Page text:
TORONTO, June 17, 2011 /CNW/ - On Friday, June 17, 2011, a Board of
Arbitration chaired by William Kaplan released an award affecting
approximately 9,000 allied health professionals employed by 46 Ontario
hospitals and represented by the Ontario Public Service Employees
Union. The new collective agreement covers the term from April 1, 2011
to March 31, 2014.
The award provides for no base wage improvements in Years 1 and 2 of the
new contract, and a 2.75% across-the-board increase to wages in Year 3.
Lump sum payments were awarded in lieu of wage increases in each of
Year 1 and Year 2. Additionally there was an awarded improvement to
retiree benefits and a reduction in the payment of sick leave benefits;
both are effective from Year 1 of the contract.
"We believe that this was a very good award in today's
fiscally-constrained environment," said Tom Closson, President and CEO
of the Ontario Hospital Association (OHA). "It is clearly superior to
almost any other recent award or agreement between Ontario's public and
broader public sector employers and their unionized employees."
"Ontario's hospitals value the work that allied health professionals do
every day, and offer these employees some of the best wages, benefits,
work environments and opportunities for professional development
anywhere," said Closson. As a result of this award, by 2013, a
Registered Technologist (RT) beginning their career will earn $29.21
per hour, plus benefits, while a RT with 8 years experience will earn
$39.17 per hour plus benefits. RT's represent the largest percentage of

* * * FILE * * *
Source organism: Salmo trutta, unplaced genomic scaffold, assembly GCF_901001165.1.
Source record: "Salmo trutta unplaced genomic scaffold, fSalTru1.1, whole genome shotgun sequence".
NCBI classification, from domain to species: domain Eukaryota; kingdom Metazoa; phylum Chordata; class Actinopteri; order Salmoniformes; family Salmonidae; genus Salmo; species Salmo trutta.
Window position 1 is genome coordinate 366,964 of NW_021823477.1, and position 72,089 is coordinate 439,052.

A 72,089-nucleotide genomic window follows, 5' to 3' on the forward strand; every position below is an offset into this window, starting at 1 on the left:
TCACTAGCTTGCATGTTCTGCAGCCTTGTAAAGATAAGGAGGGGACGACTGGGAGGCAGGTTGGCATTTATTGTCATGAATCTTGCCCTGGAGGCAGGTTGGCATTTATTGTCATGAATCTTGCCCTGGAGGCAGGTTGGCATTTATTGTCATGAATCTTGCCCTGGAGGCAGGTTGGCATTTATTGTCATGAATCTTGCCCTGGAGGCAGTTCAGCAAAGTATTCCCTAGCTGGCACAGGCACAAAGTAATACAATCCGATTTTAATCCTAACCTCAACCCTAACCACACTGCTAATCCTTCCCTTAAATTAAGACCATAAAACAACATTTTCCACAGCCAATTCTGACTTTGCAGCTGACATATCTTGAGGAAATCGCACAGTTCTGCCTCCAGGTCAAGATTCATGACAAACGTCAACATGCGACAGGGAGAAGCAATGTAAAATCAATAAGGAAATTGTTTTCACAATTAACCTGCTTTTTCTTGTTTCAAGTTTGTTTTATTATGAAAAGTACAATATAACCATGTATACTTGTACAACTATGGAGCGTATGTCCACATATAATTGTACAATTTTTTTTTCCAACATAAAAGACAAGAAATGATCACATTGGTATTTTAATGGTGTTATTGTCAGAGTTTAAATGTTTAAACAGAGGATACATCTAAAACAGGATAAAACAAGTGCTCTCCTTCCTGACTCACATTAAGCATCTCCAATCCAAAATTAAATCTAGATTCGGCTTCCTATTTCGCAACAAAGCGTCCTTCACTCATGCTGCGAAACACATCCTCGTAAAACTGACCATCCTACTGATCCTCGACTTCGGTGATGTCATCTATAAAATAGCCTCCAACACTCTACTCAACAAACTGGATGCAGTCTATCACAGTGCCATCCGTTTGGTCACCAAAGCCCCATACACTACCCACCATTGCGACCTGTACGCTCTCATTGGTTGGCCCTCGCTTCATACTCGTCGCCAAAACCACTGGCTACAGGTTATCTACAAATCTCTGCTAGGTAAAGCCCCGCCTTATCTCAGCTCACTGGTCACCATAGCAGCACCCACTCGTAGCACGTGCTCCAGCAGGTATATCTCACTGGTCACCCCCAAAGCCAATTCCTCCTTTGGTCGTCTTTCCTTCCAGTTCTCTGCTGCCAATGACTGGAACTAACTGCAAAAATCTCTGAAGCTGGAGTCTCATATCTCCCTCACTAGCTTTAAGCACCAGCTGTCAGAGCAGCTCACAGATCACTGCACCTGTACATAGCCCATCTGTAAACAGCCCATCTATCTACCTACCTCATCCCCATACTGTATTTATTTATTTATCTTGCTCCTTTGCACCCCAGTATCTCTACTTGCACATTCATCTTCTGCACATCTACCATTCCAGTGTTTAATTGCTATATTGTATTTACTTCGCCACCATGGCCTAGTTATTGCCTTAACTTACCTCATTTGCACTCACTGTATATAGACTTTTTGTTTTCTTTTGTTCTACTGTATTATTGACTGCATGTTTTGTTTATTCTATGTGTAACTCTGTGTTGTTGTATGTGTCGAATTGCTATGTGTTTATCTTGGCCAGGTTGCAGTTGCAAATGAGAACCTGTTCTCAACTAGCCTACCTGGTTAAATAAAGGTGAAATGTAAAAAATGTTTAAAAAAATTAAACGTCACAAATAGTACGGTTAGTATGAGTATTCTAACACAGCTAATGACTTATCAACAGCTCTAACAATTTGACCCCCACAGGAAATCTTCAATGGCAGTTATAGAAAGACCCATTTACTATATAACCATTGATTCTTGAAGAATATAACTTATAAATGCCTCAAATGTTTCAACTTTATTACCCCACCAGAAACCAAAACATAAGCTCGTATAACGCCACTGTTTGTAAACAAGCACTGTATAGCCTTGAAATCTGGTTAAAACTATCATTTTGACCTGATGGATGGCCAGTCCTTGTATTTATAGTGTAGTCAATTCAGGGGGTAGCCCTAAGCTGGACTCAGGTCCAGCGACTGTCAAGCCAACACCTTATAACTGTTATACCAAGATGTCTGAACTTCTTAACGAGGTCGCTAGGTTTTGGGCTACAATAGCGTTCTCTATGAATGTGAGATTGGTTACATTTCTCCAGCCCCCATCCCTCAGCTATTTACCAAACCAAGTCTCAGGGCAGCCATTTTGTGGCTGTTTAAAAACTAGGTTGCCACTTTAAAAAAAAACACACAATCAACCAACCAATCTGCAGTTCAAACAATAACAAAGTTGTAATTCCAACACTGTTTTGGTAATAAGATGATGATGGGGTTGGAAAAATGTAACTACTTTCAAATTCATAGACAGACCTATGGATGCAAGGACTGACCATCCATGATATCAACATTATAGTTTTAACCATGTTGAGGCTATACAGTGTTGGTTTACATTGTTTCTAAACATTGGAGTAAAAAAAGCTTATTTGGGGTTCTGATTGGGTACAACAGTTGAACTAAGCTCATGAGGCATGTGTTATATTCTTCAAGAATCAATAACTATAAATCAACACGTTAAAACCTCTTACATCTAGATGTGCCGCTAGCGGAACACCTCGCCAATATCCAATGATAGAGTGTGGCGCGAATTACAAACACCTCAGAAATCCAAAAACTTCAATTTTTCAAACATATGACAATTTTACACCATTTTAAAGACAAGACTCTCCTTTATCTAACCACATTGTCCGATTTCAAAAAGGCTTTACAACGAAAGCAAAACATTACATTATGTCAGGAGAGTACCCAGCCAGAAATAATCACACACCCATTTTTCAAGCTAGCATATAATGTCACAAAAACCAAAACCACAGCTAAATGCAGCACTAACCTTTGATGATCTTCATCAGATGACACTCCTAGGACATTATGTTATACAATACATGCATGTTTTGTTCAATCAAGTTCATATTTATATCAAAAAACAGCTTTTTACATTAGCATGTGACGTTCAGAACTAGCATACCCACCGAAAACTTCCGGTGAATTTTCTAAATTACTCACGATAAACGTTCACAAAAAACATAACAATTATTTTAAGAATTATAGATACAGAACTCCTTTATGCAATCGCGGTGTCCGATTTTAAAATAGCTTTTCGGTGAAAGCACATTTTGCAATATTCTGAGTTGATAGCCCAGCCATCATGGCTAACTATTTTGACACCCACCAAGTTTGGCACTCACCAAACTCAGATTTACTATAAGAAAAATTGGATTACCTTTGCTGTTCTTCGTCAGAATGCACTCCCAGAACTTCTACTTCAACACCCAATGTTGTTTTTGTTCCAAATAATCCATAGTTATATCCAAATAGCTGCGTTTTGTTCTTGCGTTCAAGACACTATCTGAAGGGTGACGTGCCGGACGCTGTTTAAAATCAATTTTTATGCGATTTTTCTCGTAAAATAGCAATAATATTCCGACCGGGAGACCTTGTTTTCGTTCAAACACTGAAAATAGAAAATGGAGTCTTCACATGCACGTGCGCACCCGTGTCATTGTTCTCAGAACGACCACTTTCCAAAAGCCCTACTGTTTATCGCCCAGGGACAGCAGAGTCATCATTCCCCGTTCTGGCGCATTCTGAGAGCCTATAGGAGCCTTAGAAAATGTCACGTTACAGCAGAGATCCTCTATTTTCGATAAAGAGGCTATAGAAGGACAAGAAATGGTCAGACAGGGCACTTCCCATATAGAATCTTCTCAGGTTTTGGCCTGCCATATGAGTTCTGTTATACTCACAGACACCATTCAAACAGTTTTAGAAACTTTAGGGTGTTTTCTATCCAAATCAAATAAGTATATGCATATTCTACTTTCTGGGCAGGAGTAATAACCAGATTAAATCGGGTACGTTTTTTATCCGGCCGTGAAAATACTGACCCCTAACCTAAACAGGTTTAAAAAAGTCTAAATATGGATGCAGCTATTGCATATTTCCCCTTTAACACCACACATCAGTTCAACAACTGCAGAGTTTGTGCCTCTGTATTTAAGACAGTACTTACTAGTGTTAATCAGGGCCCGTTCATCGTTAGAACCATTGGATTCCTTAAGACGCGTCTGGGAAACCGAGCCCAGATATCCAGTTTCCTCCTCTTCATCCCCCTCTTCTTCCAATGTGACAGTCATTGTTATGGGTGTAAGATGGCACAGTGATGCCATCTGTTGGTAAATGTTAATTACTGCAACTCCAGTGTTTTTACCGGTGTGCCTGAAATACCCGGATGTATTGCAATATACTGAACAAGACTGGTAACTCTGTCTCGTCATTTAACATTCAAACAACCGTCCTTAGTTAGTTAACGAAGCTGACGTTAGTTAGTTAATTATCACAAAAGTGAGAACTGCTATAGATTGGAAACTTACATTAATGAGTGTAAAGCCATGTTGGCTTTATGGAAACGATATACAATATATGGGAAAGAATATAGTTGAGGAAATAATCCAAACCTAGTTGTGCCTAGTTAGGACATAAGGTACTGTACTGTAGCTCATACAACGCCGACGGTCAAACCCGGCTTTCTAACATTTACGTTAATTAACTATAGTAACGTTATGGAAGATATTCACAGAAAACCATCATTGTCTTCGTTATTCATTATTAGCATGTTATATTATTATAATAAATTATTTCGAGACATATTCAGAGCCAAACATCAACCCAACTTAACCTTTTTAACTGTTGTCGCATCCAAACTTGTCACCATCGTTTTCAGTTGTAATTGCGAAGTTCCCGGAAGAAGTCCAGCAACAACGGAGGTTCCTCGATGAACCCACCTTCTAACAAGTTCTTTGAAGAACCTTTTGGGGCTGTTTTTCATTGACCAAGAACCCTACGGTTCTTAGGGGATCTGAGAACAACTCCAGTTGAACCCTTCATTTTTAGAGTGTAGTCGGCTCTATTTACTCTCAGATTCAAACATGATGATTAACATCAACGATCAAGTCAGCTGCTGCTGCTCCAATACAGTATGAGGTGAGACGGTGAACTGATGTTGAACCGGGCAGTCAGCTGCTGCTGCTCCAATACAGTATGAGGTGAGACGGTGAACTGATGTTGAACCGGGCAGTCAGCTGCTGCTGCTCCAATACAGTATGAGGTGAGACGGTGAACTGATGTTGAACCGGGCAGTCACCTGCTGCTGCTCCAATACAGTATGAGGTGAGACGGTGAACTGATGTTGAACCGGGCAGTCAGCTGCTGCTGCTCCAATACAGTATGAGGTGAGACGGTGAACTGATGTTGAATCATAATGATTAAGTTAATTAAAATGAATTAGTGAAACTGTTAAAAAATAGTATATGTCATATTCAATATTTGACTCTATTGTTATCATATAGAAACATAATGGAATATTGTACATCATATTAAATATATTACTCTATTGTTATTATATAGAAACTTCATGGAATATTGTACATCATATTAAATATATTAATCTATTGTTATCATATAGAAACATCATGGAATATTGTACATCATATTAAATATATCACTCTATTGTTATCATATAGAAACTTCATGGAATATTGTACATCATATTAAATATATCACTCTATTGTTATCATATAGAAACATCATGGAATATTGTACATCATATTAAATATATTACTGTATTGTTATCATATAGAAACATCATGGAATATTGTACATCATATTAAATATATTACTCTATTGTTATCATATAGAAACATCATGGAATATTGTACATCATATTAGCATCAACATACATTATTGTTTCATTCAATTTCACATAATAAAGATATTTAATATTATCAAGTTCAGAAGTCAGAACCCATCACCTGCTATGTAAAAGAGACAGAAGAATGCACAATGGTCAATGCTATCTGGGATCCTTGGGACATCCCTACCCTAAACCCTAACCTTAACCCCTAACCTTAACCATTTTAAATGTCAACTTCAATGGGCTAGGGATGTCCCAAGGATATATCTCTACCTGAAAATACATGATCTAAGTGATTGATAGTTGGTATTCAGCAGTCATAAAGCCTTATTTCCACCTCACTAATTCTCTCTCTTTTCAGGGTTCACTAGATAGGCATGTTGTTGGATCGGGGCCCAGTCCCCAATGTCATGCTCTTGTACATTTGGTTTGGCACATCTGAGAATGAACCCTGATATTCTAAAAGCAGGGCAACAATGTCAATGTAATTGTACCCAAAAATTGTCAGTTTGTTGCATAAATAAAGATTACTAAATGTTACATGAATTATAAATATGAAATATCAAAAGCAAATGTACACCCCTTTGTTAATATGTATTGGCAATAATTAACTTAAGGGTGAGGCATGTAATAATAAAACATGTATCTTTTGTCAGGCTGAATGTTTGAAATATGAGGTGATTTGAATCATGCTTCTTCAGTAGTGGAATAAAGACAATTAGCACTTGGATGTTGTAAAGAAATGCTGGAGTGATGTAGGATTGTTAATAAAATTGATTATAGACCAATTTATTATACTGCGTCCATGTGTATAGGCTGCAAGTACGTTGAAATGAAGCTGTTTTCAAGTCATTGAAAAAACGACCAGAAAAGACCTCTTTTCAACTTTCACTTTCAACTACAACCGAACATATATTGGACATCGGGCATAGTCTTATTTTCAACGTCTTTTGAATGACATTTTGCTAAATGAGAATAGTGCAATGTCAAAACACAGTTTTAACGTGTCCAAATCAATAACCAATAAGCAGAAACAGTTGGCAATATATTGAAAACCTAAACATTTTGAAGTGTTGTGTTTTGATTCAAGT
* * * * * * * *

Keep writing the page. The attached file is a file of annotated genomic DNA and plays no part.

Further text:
employees covered by this award.
Approximately 44% of allied health professionals working in Ontario
hospitals are non-union. The OHA remains concerned that these valued
employees are being treated unfairly because of the Government of
Ontario's wage freeze for non-union hospital staff. Last year, allied
health professionals represented by OPSEU received a 2.5% wage
increase, while their non-union equivalents did not, and the wage
freeze for non-union staff continues this year. This has created a
fairness gap that cannot be filled, as per current government policy.
"The OHA continues to believe that all allied health professionals - and
all hospital employees - should be treated and compensated equitably,
whether they are unionized or not," said Closson. "We will continue to
encourage the Government of Ontario to find a way to ensure that all of
the highly-skilled professionals who provide patient care in hospitals
are treated fairly."
SOURCE Ontario Hospital Association
For further information:
OHA Public Affairs